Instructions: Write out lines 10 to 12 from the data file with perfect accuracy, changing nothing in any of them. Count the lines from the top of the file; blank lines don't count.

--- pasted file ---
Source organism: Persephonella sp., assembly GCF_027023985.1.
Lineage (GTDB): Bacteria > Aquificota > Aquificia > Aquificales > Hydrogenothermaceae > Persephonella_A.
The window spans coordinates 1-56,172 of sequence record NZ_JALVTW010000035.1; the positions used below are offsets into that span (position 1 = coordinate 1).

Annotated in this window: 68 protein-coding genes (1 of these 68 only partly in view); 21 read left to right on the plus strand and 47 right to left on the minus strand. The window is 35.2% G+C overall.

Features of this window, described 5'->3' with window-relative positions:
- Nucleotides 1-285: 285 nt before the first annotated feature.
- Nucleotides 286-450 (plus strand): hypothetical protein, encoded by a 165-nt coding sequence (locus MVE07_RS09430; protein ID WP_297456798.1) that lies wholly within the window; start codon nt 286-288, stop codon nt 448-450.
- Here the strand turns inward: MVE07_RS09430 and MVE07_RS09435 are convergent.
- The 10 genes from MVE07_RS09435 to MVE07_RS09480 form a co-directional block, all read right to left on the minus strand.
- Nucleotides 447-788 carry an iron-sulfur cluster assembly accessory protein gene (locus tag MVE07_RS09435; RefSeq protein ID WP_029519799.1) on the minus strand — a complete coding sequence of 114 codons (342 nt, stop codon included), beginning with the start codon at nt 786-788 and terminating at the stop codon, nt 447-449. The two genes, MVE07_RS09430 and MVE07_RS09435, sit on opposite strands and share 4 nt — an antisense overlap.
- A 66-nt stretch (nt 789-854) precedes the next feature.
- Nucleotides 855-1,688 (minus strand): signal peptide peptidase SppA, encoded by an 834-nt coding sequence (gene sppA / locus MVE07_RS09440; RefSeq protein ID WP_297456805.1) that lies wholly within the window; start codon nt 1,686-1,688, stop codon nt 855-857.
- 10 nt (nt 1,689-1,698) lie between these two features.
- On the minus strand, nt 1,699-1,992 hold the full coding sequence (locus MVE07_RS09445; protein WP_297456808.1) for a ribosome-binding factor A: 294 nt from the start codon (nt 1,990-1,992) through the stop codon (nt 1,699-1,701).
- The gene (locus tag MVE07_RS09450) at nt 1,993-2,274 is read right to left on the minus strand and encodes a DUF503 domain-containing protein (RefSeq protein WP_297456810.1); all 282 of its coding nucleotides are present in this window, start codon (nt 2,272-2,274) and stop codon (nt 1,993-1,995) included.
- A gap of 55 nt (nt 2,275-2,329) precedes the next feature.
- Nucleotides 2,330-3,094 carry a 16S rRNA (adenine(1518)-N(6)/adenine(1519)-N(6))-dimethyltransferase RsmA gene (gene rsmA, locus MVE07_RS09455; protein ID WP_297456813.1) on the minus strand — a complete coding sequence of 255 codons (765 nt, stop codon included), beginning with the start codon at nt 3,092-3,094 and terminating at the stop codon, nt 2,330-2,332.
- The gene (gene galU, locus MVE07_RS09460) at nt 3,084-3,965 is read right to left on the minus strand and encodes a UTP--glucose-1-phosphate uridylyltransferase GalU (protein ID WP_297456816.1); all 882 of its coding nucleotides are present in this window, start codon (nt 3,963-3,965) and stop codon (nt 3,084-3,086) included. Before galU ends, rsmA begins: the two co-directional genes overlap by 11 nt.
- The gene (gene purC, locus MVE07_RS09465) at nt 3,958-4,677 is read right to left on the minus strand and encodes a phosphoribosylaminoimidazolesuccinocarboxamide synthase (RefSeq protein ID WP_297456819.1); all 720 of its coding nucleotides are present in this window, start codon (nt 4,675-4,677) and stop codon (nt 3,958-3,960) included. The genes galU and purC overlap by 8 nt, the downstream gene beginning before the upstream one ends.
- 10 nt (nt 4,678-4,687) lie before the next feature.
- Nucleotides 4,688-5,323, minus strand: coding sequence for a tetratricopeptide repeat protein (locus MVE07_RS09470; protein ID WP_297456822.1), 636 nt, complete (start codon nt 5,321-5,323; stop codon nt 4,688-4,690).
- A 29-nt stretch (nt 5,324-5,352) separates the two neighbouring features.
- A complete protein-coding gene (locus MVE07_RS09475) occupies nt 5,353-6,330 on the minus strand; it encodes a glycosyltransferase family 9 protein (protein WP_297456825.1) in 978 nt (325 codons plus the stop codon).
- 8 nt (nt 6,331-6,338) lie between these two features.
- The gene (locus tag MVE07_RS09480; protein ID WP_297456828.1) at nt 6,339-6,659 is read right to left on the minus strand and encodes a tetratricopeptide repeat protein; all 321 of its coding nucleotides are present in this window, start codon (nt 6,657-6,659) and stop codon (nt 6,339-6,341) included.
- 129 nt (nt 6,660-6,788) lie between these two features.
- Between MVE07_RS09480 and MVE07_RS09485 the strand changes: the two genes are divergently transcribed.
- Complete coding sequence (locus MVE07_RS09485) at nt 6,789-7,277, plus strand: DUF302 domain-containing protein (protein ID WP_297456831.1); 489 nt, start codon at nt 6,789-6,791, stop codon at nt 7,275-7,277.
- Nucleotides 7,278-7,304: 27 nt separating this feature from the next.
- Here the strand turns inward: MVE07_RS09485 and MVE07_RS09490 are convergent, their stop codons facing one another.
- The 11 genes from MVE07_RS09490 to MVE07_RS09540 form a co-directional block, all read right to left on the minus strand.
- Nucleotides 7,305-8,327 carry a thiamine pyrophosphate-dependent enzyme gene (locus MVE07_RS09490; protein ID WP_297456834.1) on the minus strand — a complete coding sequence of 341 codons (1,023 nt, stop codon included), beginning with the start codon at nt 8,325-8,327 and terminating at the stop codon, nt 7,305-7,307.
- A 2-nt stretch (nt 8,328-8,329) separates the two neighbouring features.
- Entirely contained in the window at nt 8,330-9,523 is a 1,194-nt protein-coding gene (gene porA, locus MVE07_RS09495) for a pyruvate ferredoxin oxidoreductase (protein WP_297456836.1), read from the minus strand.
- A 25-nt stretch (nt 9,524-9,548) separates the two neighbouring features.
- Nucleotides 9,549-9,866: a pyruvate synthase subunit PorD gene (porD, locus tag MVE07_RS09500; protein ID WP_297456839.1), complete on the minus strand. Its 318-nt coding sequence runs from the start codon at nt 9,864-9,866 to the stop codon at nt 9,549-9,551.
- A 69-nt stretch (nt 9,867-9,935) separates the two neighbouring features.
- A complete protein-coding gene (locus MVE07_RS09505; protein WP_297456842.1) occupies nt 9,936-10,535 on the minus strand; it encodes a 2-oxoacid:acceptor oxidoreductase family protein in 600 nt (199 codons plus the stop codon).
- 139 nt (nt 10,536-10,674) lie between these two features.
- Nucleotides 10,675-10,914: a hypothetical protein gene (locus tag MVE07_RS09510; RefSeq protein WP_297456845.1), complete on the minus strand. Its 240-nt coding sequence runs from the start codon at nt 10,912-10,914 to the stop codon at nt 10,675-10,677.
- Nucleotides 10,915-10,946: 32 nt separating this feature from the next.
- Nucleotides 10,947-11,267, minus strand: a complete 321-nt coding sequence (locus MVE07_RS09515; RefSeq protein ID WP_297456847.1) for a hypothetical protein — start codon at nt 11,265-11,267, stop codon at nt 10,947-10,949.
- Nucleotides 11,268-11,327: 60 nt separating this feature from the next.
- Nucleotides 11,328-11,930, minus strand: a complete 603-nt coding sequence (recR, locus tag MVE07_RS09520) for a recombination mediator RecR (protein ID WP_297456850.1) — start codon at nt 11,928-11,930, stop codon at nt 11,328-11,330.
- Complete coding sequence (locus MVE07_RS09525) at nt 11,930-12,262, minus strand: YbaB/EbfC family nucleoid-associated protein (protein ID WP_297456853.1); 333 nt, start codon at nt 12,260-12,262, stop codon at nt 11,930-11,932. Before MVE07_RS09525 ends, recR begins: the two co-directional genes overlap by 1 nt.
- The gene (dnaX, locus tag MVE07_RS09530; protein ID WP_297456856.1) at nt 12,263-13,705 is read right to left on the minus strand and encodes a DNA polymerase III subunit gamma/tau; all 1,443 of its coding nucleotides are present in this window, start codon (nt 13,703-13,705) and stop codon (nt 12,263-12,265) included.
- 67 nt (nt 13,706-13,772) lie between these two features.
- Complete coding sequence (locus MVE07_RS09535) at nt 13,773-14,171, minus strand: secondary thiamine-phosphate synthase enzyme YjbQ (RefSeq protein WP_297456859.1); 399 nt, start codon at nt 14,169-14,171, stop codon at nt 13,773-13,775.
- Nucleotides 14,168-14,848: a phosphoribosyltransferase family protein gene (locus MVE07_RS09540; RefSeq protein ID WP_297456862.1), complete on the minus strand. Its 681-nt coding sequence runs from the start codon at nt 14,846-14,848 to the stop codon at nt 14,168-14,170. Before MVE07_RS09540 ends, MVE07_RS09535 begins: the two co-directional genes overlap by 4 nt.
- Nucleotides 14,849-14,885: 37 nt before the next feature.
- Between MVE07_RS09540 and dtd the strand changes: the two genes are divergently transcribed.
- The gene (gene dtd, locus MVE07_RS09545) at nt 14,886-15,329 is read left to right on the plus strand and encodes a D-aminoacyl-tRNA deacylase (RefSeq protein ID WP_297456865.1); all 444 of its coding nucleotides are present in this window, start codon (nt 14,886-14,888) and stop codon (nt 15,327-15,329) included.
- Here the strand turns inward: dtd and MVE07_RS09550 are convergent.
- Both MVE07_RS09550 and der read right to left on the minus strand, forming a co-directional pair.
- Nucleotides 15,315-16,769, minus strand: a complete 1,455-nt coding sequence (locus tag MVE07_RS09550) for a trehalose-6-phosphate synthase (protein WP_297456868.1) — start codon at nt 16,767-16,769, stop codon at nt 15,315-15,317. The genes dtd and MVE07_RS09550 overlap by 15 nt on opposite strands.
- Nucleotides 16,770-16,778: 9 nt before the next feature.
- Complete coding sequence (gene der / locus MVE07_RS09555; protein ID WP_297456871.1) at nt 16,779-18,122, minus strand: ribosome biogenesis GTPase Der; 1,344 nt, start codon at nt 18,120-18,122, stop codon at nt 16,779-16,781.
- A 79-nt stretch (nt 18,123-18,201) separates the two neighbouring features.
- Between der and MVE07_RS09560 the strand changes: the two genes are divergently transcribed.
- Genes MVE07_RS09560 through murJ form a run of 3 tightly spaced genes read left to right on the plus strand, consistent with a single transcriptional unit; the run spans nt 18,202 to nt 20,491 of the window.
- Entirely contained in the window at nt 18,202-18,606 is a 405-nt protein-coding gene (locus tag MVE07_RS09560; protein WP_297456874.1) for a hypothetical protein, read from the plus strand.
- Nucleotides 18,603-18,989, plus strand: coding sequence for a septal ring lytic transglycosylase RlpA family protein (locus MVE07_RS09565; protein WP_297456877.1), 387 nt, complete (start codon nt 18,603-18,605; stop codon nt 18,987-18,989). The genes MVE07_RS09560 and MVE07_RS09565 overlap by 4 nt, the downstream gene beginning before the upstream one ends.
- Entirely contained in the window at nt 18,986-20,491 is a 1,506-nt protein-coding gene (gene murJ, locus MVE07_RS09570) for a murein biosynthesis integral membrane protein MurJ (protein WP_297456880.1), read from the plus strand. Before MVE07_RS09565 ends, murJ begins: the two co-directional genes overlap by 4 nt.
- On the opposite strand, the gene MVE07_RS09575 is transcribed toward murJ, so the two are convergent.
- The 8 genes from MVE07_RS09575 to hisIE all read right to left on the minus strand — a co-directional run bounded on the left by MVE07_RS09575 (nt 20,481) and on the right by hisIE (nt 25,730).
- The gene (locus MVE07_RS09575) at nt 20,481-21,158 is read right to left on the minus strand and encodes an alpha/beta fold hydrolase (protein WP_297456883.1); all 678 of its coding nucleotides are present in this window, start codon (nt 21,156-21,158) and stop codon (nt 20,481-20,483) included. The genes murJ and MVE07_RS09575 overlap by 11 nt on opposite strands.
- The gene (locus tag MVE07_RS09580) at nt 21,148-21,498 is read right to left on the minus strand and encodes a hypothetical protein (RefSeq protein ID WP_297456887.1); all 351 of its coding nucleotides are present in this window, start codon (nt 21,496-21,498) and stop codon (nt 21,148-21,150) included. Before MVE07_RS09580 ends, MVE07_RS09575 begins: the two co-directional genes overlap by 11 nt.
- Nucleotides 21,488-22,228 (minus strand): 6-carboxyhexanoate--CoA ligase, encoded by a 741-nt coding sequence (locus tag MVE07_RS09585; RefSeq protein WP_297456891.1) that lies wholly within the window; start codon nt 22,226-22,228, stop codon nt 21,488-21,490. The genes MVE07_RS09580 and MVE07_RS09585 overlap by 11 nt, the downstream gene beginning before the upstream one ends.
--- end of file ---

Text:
- Nucleotides 447-788 carry an iron-sulfur cluster assembly accessory protein gene (locus tag MVE07_RS09435; RefSeq protein ID WP_029519799.1) on the minus strand — a complete coding sequence of 114 codons (342 nt, stop codon included), beginning with the start codon at nt 786-788 and terminating at the stop codon, nt 447-449. The two genes, MVE07_RS09430 and MVE07_RS09435, sit on opposite strands and share 4 nt — an antisense overlap.
- A 66-nt stretch (nt 789-854) precedes the next feature.
- Nucleotides 855-1,688 (minus strand): signal peptide peptidase SppA, encoded by an 834-nt coding sequence (gene sppA / locus MVE07_RS09440; RefSeq protein ID WP_297456805.1) that lies wholly within the window; start codon nt 1,686-1,688, stop codon nt 855-857.